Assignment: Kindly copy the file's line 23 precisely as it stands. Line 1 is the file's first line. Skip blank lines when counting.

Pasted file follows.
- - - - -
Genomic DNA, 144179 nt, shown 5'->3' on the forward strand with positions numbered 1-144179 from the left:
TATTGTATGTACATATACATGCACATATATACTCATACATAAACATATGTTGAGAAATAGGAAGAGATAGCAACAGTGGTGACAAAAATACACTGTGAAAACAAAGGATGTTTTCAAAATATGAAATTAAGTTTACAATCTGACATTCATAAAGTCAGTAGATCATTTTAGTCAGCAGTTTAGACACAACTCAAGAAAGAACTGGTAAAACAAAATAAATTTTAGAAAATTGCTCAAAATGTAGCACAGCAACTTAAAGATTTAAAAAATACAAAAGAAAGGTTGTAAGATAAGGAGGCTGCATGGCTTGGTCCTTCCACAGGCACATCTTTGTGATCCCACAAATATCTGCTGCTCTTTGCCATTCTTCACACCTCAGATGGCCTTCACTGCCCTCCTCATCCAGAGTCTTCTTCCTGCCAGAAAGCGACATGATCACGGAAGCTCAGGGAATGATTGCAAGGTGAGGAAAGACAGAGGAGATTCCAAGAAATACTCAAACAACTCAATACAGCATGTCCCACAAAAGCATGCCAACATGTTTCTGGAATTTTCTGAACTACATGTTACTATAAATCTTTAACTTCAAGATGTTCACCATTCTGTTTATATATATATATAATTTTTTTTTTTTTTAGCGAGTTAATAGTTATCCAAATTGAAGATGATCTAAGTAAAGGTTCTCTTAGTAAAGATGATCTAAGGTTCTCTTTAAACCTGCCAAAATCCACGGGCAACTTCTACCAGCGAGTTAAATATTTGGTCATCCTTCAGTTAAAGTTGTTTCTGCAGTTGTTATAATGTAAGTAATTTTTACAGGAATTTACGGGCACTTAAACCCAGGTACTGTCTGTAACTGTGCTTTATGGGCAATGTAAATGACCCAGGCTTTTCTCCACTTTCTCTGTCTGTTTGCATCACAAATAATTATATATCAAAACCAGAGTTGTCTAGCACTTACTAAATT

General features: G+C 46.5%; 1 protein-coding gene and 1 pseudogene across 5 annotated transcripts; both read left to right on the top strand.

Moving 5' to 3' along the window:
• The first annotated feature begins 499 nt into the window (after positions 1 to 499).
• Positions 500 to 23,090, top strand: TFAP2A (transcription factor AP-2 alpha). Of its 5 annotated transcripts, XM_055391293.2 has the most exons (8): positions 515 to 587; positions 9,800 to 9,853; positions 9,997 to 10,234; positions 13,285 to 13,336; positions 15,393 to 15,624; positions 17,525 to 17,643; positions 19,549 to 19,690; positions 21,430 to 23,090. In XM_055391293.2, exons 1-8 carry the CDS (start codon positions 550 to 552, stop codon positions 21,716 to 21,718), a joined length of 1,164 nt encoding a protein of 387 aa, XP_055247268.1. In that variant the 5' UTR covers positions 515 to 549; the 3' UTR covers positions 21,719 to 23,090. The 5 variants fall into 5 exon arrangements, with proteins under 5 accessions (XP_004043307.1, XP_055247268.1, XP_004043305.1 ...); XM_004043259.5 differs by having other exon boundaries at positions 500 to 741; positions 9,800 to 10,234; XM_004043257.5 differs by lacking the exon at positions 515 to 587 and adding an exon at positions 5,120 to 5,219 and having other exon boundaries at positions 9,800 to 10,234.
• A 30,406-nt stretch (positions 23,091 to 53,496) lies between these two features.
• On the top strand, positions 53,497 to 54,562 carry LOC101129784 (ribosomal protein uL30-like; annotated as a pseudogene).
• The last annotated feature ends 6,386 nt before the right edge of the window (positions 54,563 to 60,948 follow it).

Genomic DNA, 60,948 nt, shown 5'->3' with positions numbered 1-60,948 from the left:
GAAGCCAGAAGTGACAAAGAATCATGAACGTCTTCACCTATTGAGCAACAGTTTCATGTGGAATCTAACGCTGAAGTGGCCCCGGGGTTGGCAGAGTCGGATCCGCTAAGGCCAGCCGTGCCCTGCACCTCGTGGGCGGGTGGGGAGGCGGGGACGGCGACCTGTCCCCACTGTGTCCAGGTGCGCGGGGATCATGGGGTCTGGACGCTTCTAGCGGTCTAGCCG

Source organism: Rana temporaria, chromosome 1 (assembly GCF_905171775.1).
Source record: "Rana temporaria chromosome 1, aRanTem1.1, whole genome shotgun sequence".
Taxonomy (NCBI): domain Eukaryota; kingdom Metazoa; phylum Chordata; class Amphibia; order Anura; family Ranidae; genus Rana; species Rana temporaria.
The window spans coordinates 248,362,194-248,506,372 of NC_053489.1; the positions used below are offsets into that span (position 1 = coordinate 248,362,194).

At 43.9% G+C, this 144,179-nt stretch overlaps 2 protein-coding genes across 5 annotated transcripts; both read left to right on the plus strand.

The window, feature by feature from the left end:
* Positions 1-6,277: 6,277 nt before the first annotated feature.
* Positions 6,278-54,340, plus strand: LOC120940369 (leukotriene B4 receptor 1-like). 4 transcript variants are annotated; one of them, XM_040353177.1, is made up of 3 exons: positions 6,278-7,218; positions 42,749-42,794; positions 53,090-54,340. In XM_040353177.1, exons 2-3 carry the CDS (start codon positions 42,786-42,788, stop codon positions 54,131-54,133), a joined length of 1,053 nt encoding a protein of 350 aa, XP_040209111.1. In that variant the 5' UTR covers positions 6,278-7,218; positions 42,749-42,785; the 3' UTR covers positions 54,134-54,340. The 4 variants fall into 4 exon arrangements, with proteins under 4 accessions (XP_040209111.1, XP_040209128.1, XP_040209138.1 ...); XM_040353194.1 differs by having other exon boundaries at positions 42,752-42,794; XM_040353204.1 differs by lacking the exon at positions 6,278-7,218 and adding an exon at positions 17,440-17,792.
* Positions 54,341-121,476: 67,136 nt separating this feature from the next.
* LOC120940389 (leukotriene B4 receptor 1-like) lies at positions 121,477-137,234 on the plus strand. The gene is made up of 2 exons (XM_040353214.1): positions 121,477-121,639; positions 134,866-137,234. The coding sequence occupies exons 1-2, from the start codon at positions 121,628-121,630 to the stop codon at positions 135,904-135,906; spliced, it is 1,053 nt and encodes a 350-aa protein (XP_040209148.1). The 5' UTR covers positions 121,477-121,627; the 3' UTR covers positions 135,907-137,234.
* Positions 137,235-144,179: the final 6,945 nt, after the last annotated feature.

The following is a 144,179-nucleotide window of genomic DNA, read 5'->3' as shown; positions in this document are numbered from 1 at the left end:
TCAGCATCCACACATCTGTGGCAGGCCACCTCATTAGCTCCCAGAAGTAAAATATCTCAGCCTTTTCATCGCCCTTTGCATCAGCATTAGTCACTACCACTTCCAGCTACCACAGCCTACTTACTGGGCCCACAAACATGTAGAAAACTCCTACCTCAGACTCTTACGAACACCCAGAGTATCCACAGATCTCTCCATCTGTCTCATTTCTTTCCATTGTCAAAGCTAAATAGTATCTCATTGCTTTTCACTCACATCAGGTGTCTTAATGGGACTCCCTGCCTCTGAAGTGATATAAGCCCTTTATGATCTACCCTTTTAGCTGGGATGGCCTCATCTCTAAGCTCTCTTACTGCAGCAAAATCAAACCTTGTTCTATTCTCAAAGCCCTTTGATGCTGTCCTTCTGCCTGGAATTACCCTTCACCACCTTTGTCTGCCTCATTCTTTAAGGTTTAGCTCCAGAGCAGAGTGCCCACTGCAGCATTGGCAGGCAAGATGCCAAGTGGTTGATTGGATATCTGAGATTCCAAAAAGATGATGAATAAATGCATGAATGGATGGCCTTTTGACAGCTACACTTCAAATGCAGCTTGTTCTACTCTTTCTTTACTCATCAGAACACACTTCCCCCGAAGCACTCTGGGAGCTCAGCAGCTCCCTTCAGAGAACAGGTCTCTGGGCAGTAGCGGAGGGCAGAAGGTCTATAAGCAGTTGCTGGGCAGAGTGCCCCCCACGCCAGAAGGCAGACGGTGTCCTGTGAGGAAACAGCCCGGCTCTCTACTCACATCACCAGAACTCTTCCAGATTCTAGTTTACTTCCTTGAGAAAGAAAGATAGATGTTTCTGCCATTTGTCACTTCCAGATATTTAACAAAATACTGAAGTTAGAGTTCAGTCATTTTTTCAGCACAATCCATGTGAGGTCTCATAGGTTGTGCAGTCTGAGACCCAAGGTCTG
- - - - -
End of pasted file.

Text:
The following is a 144,179-nucleotide window of genomic DNA, read 5'->3' as shown; positions in this document are numbered from 1 at the left end: